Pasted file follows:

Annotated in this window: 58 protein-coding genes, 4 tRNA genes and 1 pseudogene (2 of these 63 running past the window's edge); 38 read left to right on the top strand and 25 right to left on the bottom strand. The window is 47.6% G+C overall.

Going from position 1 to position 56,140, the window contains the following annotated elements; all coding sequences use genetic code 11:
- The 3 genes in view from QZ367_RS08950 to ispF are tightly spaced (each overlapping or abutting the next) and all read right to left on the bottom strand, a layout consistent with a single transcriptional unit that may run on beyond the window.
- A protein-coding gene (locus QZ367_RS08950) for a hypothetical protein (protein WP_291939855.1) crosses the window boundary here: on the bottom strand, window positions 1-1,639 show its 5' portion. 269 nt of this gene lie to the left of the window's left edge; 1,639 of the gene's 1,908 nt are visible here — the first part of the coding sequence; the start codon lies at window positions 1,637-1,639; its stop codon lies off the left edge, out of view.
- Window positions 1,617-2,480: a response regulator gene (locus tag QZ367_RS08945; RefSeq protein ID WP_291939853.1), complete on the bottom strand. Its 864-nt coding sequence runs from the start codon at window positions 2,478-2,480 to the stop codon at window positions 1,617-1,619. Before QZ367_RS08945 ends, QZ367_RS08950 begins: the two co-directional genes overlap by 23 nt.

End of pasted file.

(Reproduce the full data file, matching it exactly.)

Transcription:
Annotated in this window: 58 protein-coding genes, 4 tRNA genes and 1 pseudogene (2 of these 63 running past the window's edge); 38 read left to right on the top strand and 25 right to left on the bottom strand. The window is 47.6% G+C overall.

Going from position 1 to position 56,140, the window contains the following annotated elements; all coding sequences use genetic code 11:
- The 3 genes in view from QZ367_RS08950 to ispF are tightly spaced (each overlapping or abutting the next) and all read right to left on the bottom strand, a layout consistent with a single transcriptional unit that may run on beyond the window.
- A protein-coding gene (locus QZ367_RS08950) for a hypothetical protein (protein WP_291939855.1) crosses the window boundary here: on the bottom strand, window positions 1-1,639 show its 5' portion. 269 nt of this gene lie to the left of the window's left edge; 1,639 of the gene's 1,908 nt are visible here — the first part of the coding sequence; the start codon lies at window positions 1,637-1,639; its stop codon lies off the left edge, out of view.
- Window positions 1,617-2,480: a response regulator gene (locus tag QZ367_RS08945; RefSeq protein ID WP_291939853.1), complete on the bottom strand. Its 864-nt coding sequence runs from the start codon at window positions 2,478-2,480 to the stop codon at window positions 1,617-1,619. Before QZ367_RS08945 ends, QZ367_RS08950 begins: the two co-directional genes overlap by 23 nt.